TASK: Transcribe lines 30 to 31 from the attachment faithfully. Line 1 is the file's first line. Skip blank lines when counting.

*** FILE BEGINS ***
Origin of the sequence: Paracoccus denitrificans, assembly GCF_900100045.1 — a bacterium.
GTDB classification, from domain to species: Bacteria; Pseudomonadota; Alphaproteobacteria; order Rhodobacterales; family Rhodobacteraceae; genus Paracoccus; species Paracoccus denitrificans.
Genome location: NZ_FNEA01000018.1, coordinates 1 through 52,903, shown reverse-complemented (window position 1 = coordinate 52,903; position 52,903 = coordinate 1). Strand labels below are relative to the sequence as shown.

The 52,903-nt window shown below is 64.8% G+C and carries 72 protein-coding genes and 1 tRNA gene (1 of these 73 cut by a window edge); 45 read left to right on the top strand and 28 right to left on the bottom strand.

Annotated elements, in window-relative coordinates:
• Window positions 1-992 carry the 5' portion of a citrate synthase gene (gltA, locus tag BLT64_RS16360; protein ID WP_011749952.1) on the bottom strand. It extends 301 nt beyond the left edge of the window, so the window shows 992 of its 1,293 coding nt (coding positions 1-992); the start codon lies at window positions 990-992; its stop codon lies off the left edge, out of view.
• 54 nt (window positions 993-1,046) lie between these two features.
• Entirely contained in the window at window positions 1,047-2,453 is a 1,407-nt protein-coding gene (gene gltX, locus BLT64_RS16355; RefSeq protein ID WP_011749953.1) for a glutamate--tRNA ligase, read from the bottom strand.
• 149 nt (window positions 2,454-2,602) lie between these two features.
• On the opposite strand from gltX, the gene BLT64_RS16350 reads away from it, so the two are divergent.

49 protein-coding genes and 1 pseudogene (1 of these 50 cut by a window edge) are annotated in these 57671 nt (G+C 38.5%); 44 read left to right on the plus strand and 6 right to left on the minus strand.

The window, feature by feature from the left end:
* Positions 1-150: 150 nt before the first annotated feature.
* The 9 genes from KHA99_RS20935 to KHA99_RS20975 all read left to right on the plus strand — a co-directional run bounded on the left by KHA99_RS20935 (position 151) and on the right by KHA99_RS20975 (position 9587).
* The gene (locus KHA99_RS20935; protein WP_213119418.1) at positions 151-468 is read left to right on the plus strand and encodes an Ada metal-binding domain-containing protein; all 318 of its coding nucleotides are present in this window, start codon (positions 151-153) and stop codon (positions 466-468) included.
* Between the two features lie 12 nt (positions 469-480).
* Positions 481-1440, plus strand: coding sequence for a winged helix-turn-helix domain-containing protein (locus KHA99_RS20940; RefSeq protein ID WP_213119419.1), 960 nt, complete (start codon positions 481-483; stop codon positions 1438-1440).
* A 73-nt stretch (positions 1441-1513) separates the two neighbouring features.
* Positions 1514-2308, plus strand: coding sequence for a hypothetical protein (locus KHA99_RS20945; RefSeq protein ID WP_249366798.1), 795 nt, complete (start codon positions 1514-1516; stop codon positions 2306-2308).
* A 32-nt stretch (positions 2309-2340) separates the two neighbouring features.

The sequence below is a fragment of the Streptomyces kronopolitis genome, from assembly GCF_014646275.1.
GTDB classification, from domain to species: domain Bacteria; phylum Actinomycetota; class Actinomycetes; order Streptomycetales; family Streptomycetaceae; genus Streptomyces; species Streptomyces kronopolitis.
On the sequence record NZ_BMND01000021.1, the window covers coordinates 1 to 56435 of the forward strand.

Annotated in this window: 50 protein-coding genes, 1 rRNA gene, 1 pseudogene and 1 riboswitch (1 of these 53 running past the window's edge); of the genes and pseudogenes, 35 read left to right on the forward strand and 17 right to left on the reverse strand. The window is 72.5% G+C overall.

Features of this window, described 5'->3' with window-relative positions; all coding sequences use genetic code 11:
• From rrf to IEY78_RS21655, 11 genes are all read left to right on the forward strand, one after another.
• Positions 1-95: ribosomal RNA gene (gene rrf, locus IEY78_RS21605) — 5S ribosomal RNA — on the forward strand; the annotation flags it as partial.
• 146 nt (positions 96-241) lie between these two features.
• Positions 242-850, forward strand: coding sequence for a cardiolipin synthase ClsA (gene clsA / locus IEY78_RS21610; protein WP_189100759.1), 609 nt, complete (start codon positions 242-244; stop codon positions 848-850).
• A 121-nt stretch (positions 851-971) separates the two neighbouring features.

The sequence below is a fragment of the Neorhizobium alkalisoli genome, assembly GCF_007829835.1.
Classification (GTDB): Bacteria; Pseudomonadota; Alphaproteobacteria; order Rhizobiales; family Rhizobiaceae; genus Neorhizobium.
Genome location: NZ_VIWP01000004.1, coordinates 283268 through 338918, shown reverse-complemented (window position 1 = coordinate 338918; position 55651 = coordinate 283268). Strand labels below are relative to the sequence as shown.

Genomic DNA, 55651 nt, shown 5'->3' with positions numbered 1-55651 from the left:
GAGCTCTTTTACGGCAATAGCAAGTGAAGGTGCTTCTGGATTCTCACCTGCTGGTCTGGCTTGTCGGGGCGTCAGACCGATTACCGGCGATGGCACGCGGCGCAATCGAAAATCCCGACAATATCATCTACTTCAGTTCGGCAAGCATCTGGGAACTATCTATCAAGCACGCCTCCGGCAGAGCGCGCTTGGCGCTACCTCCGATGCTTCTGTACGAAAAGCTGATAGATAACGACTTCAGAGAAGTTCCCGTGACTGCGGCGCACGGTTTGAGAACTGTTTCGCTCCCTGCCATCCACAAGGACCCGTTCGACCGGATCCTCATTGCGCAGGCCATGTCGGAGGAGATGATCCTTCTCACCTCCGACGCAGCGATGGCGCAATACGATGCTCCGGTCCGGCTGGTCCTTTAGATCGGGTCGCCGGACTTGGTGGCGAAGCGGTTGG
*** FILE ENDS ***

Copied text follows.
• A 121-nt stretch (positions 851-971) separates the two neighbouring features.

The sequence below is a fragment of the Neorhizobium alkalisoli genome, assembly GCF_007829835.1.